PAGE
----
Although its only mid-January, 2014 is shaping up to be a better year for the global economy – indeed, probably the best since the 2008 global financial crisis.
Growth is picking up as the advanced countries heal and emerging markets stabilize. Unemployment rates are trending down.
Strengthened prudential supervision and regulation have lowered the risks of another financial crisis. There are genuine hopes that companies will convert more of their massive cash holdings and record profitability into higher investments in plant, equipment and people. And the improved economic context gives central banks a better chance of normalizing their monetary policies in an orderly and timely fashion.
This is all good and welcomed news. No wonder equity markets in advanced economies have surged, with new records being set this month on both side of the Atlantic. Moreover, quite a few indicators of risk appetite point to almost universal comfort with the prospects of a Goldilocks global economy and further market gains.
(Read more: Global economy at a turning point: World Bank)
Having said all this, there are six reasons why, unfortunately, it is still too early to declare victory over the West's unusually prolonged period of sluggish growth, persistently high unemployment, excessive inequalities, and periodic debt and deficit concerns in certain countries (particularly in peripheral Europe).
First, global economic growth, while higher, will likely fall short of the much-hoped for "escape velocity." As such, it will be insufficient to mitigate properly the problems of high youth and long-term unemployment in advanced economies; it will not halt the excessive deterioration in inequalities of income, wealth and opportunities; and it is not yet strong enough to enable the most highly-indebted economies to grow out of their problems.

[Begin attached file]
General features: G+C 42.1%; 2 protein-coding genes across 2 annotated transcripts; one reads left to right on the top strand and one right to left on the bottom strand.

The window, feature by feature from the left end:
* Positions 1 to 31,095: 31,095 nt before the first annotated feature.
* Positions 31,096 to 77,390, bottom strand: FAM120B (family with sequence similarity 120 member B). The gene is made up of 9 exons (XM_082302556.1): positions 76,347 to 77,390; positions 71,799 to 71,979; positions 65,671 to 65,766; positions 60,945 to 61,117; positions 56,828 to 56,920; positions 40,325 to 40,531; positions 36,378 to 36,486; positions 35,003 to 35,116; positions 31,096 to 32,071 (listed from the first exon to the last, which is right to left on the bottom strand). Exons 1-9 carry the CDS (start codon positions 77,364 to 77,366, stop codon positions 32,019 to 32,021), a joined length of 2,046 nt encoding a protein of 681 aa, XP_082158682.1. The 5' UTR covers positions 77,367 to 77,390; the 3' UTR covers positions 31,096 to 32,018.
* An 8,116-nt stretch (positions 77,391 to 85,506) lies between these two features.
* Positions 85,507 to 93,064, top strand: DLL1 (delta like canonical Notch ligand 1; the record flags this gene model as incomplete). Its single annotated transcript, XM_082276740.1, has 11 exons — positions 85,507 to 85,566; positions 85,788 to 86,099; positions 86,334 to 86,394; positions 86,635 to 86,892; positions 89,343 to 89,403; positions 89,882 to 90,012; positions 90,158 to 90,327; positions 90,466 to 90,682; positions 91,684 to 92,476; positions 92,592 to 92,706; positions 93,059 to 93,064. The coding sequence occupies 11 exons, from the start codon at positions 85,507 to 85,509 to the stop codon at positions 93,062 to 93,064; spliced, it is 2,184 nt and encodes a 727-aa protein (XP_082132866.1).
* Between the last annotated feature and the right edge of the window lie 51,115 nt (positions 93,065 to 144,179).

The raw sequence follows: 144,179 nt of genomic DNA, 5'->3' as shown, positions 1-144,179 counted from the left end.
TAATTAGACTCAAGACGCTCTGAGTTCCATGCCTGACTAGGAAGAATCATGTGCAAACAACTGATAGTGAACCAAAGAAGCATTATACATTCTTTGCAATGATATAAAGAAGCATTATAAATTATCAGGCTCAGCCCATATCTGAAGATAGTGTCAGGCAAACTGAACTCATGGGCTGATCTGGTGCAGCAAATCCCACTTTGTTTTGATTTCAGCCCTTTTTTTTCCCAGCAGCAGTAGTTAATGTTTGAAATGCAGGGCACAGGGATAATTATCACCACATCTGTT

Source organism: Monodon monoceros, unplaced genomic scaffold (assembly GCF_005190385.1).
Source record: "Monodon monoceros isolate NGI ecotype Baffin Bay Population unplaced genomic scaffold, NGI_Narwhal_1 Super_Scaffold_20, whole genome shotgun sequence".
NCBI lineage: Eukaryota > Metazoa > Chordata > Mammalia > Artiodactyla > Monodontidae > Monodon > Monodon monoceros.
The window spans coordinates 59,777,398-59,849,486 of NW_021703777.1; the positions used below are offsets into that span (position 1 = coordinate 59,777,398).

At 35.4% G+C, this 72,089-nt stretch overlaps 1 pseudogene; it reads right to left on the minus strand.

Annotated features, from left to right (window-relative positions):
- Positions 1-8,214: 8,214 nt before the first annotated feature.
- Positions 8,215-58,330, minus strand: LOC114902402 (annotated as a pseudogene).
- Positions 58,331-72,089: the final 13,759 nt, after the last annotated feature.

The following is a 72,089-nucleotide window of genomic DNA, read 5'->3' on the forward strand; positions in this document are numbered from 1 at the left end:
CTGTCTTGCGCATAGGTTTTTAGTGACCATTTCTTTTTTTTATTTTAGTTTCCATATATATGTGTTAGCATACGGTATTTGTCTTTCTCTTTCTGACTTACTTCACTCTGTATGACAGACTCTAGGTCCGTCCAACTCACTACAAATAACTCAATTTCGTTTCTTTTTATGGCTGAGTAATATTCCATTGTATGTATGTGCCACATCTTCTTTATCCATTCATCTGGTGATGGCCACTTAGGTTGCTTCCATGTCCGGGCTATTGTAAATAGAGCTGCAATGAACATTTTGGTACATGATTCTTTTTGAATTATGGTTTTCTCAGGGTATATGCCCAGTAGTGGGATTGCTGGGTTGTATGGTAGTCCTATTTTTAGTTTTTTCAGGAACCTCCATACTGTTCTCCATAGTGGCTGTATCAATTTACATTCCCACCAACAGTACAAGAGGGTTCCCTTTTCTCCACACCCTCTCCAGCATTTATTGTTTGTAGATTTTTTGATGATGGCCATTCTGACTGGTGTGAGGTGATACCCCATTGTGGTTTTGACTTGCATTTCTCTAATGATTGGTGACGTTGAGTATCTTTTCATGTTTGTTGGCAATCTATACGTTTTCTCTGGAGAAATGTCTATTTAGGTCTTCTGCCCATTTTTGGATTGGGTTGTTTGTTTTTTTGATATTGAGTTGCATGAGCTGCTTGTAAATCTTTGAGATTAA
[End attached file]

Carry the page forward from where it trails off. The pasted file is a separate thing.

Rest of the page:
Second, in its support of markets and the economy, U.S. Federal Reserve policy is transitioning: reducing reliance on a direct instrument (namely, purchases of securities in the markets or QE3) while enhancing the use of an indirect and less predictable measure (forward policy guidance).
Third, some systemically important emerging economies such as Brazil and Turkey have not yet sufficiently regained the type of policy composure needed to navigate a rather fluid economy that is heavily impacted by changes in central bank policies in advanced countries, both real and perceived.
(Read more: Can Brazil battle its economic headwinds?)
Fourth, there is little to suggest that Washington's political polarisation, and the Congressional dysfunction that come with it, will moderate. Rather than implement long-delayed pro-growth legislative initiatives that would strengthen the economy's recovery path, Washington may again slip into manufacturing potholes instead.
Fifth, the massive improvement in peripheral Europe's risk spreads is yet to translate into meaningful gains for the real economy and labor markets. Meanwhile, core European growth – particularly Germany's – is facing increased headwinds on account of the euro's currency appreciation — especially vis-à-vis the Japanese Yen.
Finally, the multilateral system's ability to reconcile national inconsistencies continues to be hampered by structural weaknesses, including protracted deficits in representation, voice and other key governance elements.
All this suggests that a key challenge facing the global economy in 2014 is to convert the current economic improvement into a springboard for an even stronger medium-term recovery.
For that to happen, policymakers will need to go beyond congratulating themselves and address more decisively the trio of insufficient supply responsiveness, an inadequate level and composition of aggregate demand, and remaining debt overhangs.
Mohamed A. El-Erian is chief executive and co-chief investment officer for PIMCO. Follow him @PIMCO